He was among the founders of Scout Troop 66 at Saint Michael’s Episcopal Church and was later presented with the Saint George’s Medal by the Pikes Peak Council in recognition of his leadership.  He received the Saint Michael’s Award in recognition of his service to his parish.  In 1992 the Air Force recognized his dedication and devotion to the mission of the Armed Forces through his civilian defense work.

Dick is survived by his wife of sixty-one years, Jane, as well as his son, Richard Geoffrey Leggett (Paula), and his daughter, Nichola ‘Niki’ Moore.  He was proud of his grandchildren:  Tegan Downing (Jason) and David, Anna and Owen Porter Leggett.  He was devoted to his great-grandson, Brayden Downing.

A celebration of his life will take place at 2.00 p.m. on Monday, 30 September 2013, at Saint Michael’s Episcopal Church, 7400 Tudor Road.  In lieu of flowers contributions are requested to Saint Michael’s Episcopal Church for their graduating high school students’ scholarship fund.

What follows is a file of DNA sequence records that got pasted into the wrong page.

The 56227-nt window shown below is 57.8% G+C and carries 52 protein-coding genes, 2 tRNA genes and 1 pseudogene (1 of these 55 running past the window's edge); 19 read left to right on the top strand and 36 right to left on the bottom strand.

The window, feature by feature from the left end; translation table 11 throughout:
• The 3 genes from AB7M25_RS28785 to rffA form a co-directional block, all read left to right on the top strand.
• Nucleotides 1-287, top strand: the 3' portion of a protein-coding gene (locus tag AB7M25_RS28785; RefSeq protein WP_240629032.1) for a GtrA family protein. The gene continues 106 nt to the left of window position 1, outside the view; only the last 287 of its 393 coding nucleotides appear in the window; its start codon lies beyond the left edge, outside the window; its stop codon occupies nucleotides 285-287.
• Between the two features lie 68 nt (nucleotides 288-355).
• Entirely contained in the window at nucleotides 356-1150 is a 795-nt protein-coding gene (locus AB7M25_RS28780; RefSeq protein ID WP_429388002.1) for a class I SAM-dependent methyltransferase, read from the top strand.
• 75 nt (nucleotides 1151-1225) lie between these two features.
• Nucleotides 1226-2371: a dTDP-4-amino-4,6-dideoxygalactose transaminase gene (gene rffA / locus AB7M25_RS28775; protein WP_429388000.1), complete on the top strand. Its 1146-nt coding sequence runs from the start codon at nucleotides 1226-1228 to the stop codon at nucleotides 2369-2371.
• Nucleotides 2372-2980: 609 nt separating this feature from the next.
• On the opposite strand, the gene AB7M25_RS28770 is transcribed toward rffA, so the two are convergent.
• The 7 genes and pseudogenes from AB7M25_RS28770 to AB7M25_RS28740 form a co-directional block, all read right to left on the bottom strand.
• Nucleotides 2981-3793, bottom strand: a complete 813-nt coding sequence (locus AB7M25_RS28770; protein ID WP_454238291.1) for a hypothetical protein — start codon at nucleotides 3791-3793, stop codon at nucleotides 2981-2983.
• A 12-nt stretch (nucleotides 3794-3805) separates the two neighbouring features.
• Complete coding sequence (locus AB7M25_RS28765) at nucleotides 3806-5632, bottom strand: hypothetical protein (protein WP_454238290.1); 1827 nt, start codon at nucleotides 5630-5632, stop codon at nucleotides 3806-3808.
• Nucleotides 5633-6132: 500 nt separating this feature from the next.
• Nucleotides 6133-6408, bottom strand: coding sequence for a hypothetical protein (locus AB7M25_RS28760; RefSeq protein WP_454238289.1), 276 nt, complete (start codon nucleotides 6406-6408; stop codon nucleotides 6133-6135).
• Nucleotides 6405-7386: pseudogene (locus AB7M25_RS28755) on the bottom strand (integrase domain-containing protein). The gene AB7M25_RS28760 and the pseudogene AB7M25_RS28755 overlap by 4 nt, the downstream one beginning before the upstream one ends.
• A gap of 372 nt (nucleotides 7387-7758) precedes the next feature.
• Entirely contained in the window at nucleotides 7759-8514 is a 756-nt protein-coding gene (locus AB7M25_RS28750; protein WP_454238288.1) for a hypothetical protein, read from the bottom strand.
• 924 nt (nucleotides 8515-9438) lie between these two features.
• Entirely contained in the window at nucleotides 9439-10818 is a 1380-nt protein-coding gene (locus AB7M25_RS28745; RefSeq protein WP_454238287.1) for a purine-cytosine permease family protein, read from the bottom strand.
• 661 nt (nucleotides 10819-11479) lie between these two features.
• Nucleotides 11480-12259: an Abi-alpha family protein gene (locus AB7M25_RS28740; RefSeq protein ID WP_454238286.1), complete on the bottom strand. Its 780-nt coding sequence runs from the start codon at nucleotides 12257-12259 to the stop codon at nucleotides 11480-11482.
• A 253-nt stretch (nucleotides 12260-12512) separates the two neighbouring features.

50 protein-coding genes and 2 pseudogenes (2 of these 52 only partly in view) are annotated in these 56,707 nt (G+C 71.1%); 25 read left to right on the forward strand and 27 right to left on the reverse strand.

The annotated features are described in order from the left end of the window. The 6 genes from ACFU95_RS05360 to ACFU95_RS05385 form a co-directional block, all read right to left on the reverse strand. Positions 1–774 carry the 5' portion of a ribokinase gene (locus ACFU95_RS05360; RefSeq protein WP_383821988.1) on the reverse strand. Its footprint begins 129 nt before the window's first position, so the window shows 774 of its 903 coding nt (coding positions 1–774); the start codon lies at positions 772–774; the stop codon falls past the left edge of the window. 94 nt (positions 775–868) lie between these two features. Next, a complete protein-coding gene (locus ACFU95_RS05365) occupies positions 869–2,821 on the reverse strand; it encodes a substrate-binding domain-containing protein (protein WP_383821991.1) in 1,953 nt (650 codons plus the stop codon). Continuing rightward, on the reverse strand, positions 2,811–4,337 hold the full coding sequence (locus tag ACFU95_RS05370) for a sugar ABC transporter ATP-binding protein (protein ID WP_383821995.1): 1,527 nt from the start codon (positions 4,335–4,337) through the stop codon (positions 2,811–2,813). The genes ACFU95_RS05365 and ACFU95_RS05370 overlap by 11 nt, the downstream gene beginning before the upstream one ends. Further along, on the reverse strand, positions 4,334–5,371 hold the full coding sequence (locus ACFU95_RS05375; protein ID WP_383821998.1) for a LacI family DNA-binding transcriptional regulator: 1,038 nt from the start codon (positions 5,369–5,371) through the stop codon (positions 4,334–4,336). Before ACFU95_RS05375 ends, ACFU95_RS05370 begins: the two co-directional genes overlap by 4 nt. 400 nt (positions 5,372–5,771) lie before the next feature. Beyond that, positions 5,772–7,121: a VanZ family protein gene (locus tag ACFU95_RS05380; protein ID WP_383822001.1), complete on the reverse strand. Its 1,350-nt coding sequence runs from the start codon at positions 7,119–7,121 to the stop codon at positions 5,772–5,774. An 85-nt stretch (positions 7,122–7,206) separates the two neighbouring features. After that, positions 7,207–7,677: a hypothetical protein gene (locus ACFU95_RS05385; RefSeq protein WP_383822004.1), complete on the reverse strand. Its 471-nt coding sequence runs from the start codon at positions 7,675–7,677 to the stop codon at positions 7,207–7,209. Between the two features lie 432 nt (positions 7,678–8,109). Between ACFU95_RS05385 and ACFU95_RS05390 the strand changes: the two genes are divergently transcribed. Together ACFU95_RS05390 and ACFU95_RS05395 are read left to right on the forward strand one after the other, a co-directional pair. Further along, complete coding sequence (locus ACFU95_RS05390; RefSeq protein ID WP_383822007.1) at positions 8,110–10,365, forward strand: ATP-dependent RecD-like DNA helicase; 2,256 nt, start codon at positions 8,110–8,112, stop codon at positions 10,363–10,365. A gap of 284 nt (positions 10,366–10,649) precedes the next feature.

Friday, September 27, 2013

We Stand on Holy Ground

We Stand on Holy Ground:
A Reflection on the Feast of Michael and All Angels

Lectionary Texts:  Genesis 28.10-17; Psalm 103.19-22; Revelation 12.7-12; John 1.47-51

            In 1977 I had what I can only describe as a mystical experience.  I was sitting in the choir loft of my home parish of Saint Michael the Archangel in Colorado Springs, Colorado.  We were celebrating our patronal festival and Bishop Frey, our diocesan bishop, was present to preside and preach.  I remember him beginning his sermon and then I found myself somewhere else.

            My sense of vocation to the ordained ministry began in its most conscious dimension when I was in high school.  During university I followed the advice then being offered by the Episcopal Church that potential ordinands not study theology or philosophy but undertake a solid arts degree.  So I majored in modern languages at the University of Denver and completed a degree in German with minor areas in French and secondary education.  My diocese had a policy of not sending recent university graduates to seminary, preferring that we get some experience of the ‘real’ world before entering seminary.  So I worked for a year at J. C. Penney, then a year as a teaching assistant at the University of Denver and, in 1977, began teaching German and French at Regis High School in Denver.